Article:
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Co-conspirator of former Rep. Corrine Brown getting out of federal custody a few months early
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Co-conspirator of former Rep. Corrine Brown getting out of federal custody a few months early

Co-conspirator of former Rep. Corrine Brown getting out of federal custody a few months early
Photo Credit: Action News Jax
Carla Wiley, who had pleaded guilty to conspiracy to commit fraud in the "One Door For Education" investigation, at the federal courthouse in Downtown Jacksonville.

Co-conspirator of former Rep. Corrine Brown getting out of federal custody a few months early

One of the co-conspirators in a fraud scheme that involved then-Northeast Florida Democratic Congresswoman Corrine Brown, is getting out of federal custody this month. Her release comes about three months shy of the full term she was sentenced to serve.

WOKV confirmed that Carla Wiley was actually released from Federal Prison Camp Alderson in West Virginia on June 5th. At that time, she was transferred to a Residential Reentry Center, or halfway house, according to the Bureau of Prisons. The BOP says these centers provide assistance to inmates who are nearing release, including employment counseling, job placement, financial management assistance, and more.

The BOP confirms she will be released from federal custody on July 25th, although court records show her sentence calls for supervised release once she’s out.

FULL COVERAGE: Former Congresswoman Corrine Brown’s fraud case

Wiley surrendered January 29th, 2018, for her one year and nine month sentence, which would have put her release date at the end of October, had she served the full sentence. The US Attorney’s Office says this July release date reflects roughly 85% gain time. Wiley’s attorney, D. Gray Thomas, tells WOKV that a slightly shortened sentence like this will generally happen with an inmate that has not had disciplinary violations. With Wiley specifically, he says this sentence is consistent with one a compliant inmate would receive, and reflects that she poses no risk of disciplinary violations.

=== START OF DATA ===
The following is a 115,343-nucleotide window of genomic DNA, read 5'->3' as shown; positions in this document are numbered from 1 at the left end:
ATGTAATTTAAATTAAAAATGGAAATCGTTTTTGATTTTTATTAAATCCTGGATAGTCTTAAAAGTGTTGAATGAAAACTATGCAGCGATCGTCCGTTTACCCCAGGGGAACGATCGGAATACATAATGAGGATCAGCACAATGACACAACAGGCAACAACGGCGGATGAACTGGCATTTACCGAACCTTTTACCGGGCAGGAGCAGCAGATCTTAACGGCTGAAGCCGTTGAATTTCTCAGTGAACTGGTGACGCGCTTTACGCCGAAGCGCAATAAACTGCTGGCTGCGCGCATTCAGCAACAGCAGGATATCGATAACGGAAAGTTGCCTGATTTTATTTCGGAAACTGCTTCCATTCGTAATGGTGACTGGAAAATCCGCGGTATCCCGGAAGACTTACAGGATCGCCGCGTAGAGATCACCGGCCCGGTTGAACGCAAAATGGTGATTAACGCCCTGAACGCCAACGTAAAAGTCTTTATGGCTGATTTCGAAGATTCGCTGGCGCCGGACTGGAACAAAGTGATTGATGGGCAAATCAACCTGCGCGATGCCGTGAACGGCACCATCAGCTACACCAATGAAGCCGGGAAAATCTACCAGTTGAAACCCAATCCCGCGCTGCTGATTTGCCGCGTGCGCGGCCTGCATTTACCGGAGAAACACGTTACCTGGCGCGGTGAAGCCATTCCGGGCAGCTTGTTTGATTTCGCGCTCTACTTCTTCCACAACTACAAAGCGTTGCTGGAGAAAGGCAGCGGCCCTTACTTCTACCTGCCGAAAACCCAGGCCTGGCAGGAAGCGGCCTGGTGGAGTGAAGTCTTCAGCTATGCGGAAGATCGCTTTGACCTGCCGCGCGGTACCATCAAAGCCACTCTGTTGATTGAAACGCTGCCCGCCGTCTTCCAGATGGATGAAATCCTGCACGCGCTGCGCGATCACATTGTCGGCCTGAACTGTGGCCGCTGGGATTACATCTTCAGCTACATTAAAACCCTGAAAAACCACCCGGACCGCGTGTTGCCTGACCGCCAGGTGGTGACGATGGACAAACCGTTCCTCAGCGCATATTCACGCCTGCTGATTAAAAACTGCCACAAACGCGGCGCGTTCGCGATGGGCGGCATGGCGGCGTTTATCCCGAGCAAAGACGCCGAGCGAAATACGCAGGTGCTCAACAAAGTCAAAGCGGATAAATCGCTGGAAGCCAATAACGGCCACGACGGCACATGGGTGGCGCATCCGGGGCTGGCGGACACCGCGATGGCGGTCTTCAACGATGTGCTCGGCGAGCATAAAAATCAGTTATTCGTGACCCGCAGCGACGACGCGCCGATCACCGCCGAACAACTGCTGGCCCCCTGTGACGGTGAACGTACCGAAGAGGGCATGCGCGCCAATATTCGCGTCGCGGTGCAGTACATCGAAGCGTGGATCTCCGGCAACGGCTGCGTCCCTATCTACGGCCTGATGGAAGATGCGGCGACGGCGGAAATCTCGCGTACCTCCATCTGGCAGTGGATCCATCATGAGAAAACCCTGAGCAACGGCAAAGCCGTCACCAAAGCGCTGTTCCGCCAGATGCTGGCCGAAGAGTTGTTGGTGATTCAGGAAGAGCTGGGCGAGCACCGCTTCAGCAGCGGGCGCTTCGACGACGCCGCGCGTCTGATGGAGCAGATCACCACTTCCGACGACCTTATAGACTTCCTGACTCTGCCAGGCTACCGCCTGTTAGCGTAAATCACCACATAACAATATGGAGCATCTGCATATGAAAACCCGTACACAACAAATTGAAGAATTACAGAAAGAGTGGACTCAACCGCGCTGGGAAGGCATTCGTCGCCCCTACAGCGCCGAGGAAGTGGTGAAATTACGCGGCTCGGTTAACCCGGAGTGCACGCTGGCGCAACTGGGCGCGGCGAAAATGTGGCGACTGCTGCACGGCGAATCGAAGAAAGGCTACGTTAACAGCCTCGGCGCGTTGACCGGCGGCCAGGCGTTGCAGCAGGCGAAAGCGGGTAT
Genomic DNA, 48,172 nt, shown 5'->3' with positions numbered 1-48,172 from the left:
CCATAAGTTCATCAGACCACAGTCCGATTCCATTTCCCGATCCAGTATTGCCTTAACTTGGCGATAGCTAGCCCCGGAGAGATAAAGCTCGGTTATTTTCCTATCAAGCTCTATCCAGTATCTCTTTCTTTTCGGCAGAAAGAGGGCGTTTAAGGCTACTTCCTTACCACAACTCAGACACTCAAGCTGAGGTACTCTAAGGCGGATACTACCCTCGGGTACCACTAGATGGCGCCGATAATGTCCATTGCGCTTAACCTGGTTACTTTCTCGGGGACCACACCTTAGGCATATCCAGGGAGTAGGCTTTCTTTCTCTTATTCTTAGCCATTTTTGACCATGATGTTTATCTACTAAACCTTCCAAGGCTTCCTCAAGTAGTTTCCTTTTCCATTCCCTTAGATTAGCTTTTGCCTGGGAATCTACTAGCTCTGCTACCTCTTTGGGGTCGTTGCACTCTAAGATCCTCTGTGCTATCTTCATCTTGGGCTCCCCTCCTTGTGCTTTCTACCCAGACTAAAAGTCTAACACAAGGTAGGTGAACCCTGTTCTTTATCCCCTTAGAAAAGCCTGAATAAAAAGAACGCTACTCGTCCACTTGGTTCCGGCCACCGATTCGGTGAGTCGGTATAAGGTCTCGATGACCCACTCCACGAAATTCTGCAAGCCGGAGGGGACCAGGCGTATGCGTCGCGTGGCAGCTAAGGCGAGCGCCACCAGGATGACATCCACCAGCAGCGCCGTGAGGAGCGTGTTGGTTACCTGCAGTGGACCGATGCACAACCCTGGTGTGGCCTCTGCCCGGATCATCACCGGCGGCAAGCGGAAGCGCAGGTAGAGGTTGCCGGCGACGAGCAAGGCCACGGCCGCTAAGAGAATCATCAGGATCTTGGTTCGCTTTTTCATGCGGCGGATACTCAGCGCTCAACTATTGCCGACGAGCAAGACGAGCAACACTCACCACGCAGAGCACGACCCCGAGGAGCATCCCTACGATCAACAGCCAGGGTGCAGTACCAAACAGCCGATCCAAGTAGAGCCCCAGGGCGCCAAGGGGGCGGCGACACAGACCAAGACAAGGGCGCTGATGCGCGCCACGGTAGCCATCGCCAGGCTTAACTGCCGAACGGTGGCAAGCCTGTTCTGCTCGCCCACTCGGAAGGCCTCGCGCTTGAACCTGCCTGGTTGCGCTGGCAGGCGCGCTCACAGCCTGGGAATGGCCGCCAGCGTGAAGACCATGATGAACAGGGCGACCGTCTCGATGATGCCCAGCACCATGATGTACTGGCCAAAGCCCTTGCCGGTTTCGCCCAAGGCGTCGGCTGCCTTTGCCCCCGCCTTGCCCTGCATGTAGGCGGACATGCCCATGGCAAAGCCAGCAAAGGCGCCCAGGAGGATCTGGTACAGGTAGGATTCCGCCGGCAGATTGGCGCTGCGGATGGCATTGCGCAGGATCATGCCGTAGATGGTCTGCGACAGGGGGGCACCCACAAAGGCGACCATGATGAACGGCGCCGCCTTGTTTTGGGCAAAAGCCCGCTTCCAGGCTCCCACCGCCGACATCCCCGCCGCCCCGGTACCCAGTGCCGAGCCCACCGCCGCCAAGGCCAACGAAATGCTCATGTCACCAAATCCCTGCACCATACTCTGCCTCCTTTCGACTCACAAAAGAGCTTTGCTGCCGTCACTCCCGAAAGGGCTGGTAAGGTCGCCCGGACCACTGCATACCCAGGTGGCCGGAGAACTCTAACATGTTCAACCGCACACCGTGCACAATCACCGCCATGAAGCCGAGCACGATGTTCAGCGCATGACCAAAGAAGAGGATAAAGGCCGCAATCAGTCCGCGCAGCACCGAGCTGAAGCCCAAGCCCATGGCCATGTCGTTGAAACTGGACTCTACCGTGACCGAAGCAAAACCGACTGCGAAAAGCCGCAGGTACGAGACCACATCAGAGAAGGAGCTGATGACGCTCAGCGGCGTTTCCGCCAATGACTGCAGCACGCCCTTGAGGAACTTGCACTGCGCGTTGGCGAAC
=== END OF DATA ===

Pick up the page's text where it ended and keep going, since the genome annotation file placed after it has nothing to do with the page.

Thomas declined to comment on what Wiley plans to do after her release.

Wiley was the founder and leader of “One Door For Education”, a sham charity that brought in hundreds of thousands of dollars in donations, but that Wiley, Brown, and Brown’s Chief of Staff Ronnie Simmons used for events and their own expenses. Wiley was the first to plead, and then helped the US Attorney’s Office build their case against Brown and Simmons, who were jointly indicted. Simmons later pleaded guilty as well and cooperated in the case. Because of this cooperation, prosecutors recommended leniency in their sentencing, although District Judge Timothy Corrigan gave Simmons a term that’s longer than what the advisory guidelines called for.

Brown went to trial, and was found guilty in May 2017 on 18 of 22 charges.

Brown surrendered for her five year prison sentence on January 29th, 2018. She is serving her sentence at Federal Corrections Institution Coleman’s minimum security satellite camp in Sumterville. Her convictions represent both the fraud scheme and filing false tax returns and financial disclosures. Prosecutors had sought up to nine years in prison for Brown.

Simmons surrendered January 8th, 2018 for his four year sentence at Federal Corrections Institution Cumberland’s minimum security satellite camp in Maryland. In addition to a fraud count, he had also pleaded to theft of government funds for getting his sister a “ghost” government job and taking some of the salary she collected.

Brown continues to appeal her convictions and sentence, saying she mismanaged her finances and put too much trust in Simmons. Her appeal centers on whether it was proper to remove a juror from deliberations after they had begun.

The US Attorney’s Office declined to comment on Wiley’s release.

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